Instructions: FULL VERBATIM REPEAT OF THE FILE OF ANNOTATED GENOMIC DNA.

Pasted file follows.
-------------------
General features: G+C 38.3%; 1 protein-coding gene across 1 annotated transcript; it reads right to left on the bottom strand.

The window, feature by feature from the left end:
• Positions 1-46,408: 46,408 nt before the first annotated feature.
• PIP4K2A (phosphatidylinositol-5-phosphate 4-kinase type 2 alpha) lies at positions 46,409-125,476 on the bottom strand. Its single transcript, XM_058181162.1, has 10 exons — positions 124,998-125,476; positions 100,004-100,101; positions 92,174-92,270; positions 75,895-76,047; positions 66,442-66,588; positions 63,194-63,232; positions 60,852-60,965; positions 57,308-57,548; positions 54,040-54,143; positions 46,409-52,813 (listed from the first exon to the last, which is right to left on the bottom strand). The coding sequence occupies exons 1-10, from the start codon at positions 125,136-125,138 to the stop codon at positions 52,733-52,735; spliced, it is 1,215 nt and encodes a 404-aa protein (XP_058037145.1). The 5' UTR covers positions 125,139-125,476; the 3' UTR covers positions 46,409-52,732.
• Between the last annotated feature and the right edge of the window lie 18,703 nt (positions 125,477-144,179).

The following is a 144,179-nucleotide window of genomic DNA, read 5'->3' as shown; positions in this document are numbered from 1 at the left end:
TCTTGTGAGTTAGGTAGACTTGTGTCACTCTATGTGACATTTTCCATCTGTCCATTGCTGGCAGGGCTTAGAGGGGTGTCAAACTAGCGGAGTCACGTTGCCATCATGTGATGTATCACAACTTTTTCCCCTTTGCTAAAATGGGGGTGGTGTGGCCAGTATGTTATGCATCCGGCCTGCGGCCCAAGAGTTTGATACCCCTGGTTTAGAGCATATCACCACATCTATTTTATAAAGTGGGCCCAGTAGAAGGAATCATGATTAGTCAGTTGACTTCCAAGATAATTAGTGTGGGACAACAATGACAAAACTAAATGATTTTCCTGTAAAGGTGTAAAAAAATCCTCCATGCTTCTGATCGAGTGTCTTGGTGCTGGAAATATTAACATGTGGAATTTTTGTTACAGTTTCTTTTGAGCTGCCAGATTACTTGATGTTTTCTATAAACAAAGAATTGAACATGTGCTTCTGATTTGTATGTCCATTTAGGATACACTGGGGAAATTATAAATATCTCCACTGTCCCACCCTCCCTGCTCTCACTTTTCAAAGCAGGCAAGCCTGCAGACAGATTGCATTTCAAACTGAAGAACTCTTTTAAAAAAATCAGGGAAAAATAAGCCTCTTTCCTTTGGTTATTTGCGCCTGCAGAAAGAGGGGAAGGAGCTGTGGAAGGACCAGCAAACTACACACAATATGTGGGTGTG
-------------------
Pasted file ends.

General features: G+C 38.3%; 1 protein-coding gene across 1 annotated transcript; it reads right to left on the bottom strand.

The window, feature by feature from the left end:
• Positions 1-46,408: 46,408 nt before the first annotated feature.
• PIP4K2A (phosphatidylinositol-5-phosphate 4-kinase type 2 alpha) lies at positions 46,409-125,476 on the bottom strand. Its single transcript, XM_058181162.1, has 10 exons — positions 124,998-125,476; positions 100,004-100,101; positions 92,174-92,270; positions 75,895-76,047; positions 66,442-66,588; positions 63,194-63,232; positions 60,852-60,965; positions 57,308-57,548; positions 54,040-54,143; positions 46,409-52,813 (listed from the first exon to the last, which is right to left on the bottom strand). The coding sequence occupies exons 1-10, from the start codon at positions 125,136-125,138 to the stop codon at positions 52,733-52,735; spliced, it is 1,215 nt and encodes a 404-aa protein (XP_058037145.1). The 5' UTR covers positions 125,139-125,476; the 3' UTR covers positions 46,409-52,732.
• Between the last annotated feature and the right edge of the window lie 18,703 nt (positions 125,477-144,179).

The following is a 144,179-nucleotide window of genomic DNA, read 5'->3' as shown; positions in this document are numbered from 1 at the left end:
TCTTGTGAGTTAGGTAGACTTGTGTCACTCTATGTGACATTTTCCATCTGTCCATTGCTGGCAGGGCTTAGAGGGGTGTCAAACTAGCGGAGTCACGTTGCCATCATGTGATGTATCACAACTTTTTCCCCTTTGCTAAAATGGGGGTGGTGTGGCCAGTATGTTATGCATCCGGCCTGCGGCCCAAGAGTTTGATACCCCTGGTTTAGAGCATATCACCACATCTATTTTATAAAGTGGGCCCAGTAGAAGGAATCATGATTAGTCAGTTGACTTCCAAGATAATTAGTGTGGGACAACAATGACAAAACTAAATGATTTTCCTGTAAAGGTGTAAAAAAATCCTCCATGCTTCTGATCGAGTGTCTTGGTGCTGGAAATATTAACATGTGGAATTTTTGTTACAGTTTCTTTTGAGCTGCCAGATTACTTGATGTTTTCTATAAACAAAGAATTGAACATGTGCTTCTGATTTGTATGTCCATTTAGGATACACTGGGGAAATTATAAATATCTCCACTGTCCCACCCTCCCTGCTCTCACTTTTCAAAGCAGGCAAGCCTGCAGACAGATTGCATTTCAAACTGAAGAACTCTTTTAAAAAAATCAGGGAAAAATAAGCCTCTTTCCTTTGGTTATTTGCGCCTGCAGAAAGAGGGGAAGGAGCTGTGGAAGGACCAGCAAACTACACACAATATGTGGGTGTG